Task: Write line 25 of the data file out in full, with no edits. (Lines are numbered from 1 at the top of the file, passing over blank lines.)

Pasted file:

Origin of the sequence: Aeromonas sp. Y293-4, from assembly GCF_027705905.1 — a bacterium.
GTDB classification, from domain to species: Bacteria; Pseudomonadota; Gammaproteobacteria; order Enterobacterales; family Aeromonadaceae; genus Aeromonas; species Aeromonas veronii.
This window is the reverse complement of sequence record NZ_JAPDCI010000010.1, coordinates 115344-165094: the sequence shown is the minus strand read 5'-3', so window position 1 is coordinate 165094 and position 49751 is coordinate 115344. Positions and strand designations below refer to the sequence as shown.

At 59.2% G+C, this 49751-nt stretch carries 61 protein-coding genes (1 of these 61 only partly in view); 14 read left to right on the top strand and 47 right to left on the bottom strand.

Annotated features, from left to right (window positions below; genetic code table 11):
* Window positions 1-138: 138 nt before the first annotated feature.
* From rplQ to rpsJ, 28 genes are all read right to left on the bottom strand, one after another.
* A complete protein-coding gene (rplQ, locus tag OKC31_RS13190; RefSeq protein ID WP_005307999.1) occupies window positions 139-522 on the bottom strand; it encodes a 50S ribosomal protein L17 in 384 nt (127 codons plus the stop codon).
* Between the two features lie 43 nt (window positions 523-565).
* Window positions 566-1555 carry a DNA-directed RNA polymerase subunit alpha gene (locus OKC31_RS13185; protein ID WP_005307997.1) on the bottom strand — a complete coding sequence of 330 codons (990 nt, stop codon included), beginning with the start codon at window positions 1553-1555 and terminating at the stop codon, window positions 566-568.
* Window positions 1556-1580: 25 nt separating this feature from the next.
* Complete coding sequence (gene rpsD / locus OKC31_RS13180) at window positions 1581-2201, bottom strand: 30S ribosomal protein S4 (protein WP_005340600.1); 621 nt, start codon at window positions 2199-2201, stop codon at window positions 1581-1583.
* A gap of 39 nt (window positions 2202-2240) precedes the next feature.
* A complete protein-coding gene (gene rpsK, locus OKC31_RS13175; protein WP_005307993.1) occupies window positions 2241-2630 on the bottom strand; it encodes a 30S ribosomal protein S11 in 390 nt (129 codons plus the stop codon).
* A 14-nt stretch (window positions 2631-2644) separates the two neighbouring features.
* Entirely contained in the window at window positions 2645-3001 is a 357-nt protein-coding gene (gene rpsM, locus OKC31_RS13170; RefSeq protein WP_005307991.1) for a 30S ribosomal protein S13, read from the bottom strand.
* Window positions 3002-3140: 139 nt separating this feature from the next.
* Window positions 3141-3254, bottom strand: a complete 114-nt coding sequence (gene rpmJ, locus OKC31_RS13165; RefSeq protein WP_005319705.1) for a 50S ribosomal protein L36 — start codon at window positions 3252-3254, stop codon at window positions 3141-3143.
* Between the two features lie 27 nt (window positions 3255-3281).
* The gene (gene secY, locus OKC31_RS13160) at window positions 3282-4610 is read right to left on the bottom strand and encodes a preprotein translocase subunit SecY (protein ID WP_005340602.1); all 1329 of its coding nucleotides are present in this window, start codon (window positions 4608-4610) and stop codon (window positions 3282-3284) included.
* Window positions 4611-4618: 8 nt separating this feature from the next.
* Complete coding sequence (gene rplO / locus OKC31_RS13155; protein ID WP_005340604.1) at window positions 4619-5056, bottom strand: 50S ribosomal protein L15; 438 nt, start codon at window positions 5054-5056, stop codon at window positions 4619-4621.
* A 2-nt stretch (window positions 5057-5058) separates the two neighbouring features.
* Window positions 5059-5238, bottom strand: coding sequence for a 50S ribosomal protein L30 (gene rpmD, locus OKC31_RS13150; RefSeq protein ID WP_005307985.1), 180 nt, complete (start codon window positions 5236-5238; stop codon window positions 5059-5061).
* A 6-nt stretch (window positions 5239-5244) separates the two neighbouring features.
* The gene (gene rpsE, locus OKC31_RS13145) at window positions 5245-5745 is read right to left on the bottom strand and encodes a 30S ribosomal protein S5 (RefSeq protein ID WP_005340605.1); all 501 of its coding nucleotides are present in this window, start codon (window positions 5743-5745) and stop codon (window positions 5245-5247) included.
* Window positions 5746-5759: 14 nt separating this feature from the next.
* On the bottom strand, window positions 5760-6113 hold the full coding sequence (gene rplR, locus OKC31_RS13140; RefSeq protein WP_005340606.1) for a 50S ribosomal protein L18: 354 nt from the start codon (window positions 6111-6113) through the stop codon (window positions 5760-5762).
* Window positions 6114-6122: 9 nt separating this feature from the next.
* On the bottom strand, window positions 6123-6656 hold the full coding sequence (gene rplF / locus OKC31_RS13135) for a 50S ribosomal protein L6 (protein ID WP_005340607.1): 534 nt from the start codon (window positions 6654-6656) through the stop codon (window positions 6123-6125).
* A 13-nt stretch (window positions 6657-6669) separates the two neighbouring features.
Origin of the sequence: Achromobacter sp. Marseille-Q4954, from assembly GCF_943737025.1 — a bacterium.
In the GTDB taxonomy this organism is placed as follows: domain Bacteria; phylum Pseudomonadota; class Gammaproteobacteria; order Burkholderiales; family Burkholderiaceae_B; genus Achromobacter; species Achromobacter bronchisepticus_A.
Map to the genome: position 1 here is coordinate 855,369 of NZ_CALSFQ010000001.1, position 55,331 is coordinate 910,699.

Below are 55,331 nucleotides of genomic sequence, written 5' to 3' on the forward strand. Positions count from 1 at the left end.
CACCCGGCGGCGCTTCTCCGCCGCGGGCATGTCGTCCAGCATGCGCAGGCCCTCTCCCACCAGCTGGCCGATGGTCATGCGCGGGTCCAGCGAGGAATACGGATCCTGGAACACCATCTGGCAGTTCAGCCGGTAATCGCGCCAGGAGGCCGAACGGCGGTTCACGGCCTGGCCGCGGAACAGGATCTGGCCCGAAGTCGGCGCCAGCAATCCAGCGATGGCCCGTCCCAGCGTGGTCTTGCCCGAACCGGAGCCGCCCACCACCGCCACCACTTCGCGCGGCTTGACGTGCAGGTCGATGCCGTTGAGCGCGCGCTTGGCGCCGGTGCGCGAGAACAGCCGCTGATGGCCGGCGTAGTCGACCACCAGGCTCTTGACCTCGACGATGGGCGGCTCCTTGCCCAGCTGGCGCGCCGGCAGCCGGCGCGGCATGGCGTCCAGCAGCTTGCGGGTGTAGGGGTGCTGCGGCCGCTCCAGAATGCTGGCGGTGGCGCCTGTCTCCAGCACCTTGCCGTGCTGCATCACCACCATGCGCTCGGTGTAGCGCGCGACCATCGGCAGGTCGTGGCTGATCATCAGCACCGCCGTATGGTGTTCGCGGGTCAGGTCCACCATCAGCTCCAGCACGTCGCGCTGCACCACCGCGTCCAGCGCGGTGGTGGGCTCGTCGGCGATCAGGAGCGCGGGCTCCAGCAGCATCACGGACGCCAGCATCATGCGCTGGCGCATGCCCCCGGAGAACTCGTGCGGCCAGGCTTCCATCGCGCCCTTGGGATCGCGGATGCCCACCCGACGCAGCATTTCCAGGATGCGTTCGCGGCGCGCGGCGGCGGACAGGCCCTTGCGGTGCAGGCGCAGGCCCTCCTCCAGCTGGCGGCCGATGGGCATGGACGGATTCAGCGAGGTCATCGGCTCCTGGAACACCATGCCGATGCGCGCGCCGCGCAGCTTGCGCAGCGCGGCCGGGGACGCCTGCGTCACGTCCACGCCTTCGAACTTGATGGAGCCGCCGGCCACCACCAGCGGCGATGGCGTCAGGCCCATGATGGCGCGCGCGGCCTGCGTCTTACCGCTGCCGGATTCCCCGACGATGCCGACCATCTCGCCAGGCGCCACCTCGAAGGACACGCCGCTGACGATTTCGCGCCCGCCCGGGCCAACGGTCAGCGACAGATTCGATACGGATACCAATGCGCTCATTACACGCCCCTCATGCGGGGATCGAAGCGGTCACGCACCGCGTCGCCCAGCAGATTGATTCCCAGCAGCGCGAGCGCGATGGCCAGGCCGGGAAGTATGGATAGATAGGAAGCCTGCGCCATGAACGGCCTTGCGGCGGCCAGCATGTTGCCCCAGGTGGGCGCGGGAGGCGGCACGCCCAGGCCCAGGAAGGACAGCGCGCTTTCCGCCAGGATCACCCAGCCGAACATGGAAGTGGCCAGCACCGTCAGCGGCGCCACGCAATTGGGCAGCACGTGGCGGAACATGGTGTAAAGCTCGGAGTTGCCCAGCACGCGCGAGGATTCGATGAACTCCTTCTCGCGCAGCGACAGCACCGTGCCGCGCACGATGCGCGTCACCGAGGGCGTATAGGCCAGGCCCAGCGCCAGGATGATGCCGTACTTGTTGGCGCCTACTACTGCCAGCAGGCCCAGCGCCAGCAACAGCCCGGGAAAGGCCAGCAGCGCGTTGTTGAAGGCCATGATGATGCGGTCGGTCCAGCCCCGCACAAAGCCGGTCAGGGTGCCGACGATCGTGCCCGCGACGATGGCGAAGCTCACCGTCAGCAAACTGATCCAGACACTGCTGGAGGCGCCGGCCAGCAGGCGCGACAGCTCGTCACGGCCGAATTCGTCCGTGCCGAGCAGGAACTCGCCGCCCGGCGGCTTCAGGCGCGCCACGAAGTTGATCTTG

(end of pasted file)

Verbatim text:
* A 6-nt stretch (window positions 5239-5244) separates the two neighbouring features.